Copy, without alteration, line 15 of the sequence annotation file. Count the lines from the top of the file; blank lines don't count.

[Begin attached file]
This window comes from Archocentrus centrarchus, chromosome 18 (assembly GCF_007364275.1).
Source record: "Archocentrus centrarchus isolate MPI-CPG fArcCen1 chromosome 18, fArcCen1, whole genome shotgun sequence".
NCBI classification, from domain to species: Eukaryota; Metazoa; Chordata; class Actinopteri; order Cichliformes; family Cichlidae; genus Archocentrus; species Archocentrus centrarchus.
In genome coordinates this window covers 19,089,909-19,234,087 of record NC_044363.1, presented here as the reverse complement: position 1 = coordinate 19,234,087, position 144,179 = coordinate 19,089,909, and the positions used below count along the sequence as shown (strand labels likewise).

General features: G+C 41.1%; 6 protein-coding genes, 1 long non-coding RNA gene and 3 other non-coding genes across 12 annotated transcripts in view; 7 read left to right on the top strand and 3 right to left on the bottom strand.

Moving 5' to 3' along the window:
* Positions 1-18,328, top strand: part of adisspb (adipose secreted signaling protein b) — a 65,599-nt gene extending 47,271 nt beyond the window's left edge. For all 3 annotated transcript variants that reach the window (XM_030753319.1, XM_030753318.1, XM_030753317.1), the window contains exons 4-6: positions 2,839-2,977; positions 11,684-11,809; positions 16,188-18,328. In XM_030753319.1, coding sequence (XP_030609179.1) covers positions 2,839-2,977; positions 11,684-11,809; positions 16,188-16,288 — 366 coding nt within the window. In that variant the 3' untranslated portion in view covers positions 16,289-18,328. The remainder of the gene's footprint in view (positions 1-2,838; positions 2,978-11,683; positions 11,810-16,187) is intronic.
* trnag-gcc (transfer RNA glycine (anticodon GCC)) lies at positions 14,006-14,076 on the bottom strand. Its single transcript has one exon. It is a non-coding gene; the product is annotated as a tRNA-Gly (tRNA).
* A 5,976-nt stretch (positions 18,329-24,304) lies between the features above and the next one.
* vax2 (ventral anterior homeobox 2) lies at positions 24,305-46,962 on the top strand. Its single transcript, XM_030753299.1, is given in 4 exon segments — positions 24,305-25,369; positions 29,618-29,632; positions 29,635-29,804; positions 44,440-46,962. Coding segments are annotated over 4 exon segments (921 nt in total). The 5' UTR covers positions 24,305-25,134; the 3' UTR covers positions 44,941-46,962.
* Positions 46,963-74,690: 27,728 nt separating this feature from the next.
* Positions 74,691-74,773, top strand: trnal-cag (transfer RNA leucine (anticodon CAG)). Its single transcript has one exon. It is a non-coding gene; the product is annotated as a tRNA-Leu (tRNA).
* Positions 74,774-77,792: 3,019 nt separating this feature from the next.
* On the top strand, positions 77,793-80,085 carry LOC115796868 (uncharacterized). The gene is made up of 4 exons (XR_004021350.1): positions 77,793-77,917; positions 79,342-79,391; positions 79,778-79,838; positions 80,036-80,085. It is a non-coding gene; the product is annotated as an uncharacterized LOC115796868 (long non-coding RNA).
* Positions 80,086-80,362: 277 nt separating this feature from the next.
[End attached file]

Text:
* Positions 80,086-80,362: 277 nt separating this feature from the next.